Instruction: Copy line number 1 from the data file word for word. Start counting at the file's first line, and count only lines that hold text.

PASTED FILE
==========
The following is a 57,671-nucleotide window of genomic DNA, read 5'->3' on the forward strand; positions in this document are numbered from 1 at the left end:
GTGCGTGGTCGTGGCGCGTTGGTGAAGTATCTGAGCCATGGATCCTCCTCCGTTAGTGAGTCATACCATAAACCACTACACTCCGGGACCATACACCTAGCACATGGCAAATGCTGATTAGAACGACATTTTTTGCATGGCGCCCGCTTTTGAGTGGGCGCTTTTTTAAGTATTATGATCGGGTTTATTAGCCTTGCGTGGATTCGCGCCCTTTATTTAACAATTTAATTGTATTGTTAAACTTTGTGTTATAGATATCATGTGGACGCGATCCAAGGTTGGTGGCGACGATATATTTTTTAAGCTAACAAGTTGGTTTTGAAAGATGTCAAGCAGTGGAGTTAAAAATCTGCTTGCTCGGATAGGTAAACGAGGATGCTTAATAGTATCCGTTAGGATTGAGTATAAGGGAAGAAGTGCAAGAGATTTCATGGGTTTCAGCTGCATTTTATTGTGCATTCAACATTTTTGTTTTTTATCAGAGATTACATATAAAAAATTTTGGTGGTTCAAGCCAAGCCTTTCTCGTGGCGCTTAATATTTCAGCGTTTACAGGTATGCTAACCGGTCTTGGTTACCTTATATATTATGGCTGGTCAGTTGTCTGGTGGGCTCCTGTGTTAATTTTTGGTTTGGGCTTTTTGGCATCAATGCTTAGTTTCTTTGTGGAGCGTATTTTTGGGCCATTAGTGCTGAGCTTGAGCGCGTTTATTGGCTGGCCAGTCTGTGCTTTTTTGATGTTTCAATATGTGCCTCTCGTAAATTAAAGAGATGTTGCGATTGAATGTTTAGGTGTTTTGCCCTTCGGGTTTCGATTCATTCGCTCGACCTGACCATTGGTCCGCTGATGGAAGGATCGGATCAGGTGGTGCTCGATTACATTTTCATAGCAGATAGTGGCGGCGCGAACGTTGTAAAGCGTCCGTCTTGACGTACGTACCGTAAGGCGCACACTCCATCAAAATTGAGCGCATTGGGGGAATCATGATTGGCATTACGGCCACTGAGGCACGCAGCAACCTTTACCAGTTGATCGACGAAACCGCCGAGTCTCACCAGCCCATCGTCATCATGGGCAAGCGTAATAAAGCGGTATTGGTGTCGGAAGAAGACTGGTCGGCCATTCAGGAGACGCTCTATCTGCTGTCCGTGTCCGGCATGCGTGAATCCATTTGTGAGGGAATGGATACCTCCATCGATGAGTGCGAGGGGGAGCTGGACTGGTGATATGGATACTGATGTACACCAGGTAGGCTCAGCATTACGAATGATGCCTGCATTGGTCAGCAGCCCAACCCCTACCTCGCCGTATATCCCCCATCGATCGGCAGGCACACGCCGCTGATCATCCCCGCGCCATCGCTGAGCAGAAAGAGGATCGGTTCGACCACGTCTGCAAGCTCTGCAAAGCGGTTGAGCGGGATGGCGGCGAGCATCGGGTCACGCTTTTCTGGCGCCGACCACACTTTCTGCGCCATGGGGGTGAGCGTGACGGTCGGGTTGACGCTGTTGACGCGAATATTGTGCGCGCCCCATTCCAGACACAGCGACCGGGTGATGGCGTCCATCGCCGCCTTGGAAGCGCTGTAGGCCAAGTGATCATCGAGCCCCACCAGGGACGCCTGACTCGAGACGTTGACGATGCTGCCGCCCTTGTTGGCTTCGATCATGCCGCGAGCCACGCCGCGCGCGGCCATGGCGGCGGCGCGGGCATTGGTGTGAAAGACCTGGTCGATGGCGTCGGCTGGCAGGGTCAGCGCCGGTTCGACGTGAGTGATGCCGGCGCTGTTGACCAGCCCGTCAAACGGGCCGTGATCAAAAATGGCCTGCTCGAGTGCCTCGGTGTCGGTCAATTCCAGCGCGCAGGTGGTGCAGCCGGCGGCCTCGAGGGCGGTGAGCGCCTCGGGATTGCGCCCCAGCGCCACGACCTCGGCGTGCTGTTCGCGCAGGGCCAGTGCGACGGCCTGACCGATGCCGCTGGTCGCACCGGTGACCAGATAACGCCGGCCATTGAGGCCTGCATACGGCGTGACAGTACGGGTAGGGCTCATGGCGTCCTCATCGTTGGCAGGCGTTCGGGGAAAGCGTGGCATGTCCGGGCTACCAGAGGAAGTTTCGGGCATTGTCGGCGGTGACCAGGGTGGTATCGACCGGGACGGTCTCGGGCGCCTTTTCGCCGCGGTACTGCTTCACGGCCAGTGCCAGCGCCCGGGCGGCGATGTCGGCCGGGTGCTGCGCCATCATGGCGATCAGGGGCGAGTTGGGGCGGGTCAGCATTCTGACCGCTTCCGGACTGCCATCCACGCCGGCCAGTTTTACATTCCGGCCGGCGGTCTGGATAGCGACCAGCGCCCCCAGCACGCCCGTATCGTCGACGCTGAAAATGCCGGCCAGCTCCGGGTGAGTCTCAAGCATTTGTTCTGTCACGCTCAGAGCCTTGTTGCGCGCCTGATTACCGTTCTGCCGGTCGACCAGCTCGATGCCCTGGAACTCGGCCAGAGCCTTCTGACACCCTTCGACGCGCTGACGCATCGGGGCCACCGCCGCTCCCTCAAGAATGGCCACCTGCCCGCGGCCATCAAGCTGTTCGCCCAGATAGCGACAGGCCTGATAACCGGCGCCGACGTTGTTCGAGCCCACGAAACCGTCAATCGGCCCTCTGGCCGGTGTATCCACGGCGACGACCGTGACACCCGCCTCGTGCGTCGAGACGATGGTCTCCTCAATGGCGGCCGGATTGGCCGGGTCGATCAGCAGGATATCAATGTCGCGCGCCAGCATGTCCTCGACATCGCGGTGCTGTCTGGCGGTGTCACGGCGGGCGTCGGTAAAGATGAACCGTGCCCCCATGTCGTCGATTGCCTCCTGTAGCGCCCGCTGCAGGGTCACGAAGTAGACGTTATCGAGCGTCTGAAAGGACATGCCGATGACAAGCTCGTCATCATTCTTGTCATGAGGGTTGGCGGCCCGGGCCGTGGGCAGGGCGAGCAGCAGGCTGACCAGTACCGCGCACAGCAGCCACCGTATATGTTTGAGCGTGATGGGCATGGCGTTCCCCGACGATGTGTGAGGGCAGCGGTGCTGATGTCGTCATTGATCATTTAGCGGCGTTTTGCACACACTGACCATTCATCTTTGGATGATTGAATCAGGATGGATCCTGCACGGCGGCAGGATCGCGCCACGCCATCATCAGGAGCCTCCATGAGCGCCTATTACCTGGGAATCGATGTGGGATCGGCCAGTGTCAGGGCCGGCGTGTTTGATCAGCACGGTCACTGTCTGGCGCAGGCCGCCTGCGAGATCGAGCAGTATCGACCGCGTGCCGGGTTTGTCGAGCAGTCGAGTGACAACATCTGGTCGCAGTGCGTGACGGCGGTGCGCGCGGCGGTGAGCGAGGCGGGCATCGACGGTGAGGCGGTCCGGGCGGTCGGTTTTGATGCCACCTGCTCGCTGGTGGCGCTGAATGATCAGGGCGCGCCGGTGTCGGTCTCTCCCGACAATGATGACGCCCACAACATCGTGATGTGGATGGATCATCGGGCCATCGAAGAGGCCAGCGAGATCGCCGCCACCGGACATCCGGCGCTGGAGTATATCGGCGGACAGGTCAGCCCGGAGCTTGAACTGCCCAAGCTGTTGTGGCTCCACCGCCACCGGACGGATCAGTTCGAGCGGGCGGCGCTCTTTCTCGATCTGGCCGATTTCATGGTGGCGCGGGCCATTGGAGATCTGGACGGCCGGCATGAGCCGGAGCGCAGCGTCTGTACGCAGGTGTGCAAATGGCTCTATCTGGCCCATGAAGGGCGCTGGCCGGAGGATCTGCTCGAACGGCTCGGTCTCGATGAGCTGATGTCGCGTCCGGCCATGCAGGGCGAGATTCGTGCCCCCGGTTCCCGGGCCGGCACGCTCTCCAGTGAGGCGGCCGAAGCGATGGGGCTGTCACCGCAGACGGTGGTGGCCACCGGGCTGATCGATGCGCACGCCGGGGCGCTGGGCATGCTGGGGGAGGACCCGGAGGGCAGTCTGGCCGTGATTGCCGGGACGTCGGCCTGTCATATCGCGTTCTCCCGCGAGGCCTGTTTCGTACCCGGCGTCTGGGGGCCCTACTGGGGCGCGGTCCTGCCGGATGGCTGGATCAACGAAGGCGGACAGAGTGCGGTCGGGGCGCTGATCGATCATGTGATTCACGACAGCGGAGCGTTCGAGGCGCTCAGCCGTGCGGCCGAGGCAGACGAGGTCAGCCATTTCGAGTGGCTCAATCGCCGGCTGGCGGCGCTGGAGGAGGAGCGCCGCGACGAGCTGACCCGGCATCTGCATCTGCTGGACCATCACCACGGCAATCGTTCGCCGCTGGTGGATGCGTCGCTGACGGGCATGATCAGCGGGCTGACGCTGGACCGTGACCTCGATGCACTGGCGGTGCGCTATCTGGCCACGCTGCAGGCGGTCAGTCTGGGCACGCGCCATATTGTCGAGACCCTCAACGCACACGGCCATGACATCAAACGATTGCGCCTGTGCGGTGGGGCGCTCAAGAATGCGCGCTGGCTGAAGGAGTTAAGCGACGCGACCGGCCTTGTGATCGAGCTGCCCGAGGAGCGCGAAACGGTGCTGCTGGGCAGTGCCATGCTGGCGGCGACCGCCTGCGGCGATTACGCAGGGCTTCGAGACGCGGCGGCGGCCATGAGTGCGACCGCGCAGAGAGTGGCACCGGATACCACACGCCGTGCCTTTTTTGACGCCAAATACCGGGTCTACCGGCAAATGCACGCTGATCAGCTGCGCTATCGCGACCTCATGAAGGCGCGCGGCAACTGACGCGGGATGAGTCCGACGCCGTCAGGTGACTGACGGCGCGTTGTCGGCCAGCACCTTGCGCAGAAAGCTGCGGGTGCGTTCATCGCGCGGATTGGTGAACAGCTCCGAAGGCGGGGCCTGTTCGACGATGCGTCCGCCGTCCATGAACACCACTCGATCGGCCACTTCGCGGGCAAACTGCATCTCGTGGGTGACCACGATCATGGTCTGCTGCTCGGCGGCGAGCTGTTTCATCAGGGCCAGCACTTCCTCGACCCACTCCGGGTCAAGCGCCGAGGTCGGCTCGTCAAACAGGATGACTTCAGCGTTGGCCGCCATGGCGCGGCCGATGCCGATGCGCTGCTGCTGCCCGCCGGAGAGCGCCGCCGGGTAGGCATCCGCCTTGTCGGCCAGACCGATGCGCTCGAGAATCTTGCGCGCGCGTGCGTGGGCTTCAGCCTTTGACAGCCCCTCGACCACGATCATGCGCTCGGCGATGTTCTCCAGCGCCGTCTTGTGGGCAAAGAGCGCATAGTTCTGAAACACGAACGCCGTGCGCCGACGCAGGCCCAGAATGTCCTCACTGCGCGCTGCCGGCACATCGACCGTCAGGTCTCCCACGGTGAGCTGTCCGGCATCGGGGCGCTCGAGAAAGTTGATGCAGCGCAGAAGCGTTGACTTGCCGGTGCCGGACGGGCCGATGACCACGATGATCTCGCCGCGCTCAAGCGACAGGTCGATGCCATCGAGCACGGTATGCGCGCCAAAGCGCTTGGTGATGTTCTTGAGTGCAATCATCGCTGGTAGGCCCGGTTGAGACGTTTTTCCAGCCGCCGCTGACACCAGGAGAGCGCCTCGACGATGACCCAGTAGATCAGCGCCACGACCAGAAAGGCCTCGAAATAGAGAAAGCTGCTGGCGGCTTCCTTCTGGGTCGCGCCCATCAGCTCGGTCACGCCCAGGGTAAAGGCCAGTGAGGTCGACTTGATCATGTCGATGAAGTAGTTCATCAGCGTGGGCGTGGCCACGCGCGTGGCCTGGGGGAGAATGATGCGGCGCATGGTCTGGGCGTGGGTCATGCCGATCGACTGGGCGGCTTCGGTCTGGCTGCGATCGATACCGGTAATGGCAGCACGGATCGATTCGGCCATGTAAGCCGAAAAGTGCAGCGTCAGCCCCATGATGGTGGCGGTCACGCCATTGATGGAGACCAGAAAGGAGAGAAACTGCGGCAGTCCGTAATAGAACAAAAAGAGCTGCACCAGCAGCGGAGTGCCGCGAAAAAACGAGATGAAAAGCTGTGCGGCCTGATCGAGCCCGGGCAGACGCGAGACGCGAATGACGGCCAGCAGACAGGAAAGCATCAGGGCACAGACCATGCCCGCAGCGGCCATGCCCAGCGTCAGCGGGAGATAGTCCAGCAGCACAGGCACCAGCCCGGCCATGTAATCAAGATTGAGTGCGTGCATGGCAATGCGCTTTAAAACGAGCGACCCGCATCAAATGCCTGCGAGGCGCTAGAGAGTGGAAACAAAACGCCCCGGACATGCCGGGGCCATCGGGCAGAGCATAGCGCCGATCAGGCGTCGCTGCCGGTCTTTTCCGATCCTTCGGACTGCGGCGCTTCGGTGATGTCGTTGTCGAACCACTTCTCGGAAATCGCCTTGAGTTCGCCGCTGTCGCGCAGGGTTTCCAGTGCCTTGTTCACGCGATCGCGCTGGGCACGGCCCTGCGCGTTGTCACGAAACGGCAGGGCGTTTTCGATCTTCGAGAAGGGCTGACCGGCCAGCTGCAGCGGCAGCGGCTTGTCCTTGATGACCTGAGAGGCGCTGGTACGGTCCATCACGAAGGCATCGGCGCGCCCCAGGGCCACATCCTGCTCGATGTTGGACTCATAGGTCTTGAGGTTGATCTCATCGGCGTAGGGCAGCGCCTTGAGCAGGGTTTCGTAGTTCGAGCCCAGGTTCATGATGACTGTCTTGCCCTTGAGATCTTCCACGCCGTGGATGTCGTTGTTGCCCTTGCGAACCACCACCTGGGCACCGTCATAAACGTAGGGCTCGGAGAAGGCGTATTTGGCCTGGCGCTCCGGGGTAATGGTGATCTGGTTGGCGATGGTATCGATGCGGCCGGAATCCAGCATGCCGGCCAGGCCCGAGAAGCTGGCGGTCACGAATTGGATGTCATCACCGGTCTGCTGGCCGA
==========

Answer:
The following is a 57,671-nucleotide window of genomic DNA, read 5'->3' on the forward strand; positions in this document are numbered from 1 at the left end: